Affiliation: Department of Pharmacology and Toxicology, University of Alabama at Birmingham, VH 113, Box 600,1670 University Blvd., Birmingham, AL 35294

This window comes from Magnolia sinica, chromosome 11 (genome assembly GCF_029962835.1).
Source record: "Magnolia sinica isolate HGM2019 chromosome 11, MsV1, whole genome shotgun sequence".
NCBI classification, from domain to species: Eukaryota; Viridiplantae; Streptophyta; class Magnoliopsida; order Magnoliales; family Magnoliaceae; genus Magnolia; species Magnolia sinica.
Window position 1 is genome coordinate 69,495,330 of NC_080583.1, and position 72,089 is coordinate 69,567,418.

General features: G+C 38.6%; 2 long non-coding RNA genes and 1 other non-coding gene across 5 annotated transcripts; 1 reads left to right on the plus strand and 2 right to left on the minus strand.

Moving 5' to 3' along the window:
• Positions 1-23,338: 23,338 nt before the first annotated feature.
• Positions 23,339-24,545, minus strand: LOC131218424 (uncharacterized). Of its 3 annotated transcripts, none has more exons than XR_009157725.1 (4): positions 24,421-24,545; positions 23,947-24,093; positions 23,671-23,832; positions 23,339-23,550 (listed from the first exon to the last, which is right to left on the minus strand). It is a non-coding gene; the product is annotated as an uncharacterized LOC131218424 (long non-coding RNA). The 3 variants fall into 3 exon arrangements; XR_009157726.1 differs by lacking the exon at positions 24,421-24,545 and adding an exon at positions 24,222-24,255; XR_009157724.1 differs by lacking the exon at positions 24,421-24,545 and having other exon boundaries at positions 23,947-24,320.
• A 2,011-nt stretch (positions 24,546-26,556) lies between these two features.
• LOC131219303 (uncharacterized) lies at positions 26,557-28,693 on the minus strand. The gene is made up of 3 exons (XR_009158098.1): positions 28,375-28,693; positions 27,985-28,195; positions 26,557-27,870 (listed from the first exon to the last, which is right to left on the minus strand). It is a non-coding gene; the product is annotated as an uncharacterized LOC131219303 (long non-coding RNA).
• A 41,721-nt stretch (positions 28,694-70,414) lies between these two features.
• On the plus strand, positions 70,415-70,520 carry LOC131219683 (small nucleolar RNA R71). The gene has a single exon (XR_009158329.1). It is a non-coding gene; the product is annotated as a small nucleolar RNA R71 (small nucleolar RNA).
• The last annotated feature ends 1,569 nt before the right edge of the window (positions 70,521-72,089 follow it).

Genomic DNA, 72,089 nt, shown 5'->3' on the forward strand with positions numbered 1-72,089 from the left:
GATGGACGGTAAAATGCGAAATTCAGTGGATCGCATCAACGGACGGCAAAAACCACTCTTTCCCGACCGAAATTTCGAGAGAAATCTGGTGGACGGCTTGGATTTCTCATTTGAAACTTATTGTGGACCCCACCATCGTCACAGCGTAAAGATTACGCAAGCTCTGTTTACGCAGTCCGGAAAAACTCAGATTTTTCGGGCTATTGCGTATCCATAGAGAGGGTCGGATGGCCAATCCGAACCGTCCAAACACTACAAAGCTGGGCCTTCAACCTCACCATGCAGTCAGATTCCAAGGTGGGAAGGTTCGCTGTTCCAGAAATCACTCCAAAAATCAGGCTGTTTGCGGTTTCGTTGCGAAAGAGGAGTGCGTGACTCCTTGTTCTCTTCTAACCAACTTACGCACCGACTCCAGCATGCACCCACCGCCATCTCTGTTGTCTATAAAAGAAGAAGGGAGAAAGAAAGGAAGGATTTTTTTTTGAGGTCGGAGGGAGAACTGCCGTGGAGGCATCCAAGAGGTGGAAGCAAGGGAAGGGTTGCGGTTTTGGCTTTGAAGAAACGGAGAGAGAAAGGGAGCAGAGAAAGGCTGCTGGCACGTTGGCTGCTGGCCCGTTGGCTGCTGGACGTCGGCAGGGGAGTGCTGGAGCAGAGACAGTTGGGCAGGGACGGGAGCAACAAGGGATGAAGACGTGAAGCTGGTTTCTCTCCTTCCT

The current lack of effective therapy for malignant gliomas has prompted the development of three primary foci of molecular research: anti-angiogenesis therapy, immunotherapy, and DNA- and RNA-based therapies. Angiogenesis inhibitors, designed to exploit the highly vascularized nature of gliomas, target endothelial cells and / or the extracellular matrix and bypass many of the problems of conventional chemotherapy. There may be easy access to the molecular target (e.g. blood vessels), reduced induction of drug resistance, and general lack of host toxicity. The relatively immunoprivileged status of the brain has also prompted use of immune stimulation as an anti-glioma strategy. Lines of attack include global cytokine therapy, vaccination with specific tumor antigens, dosing with monoclonal antibodies conjugated to radioisotopes or toxins, and ex vivo priming of lymphocytes. With regard to DNA- and RNA-based therapy, numerous oncogenic proteins have been targeted by antisense molecules administered alone or in combination with conventional chemotherapy and radiation. In one tactic, termed “suicide” gene therapy, herpes simplex thymidine kinase has been transfected into glioma cells via a retrovirus; subsequent introduction of ganciclovir causes cytotoxicity in the transduced cells. Although considerable preclinical data have been accumulated, promising results for therapy of human glioma have only recently appeared.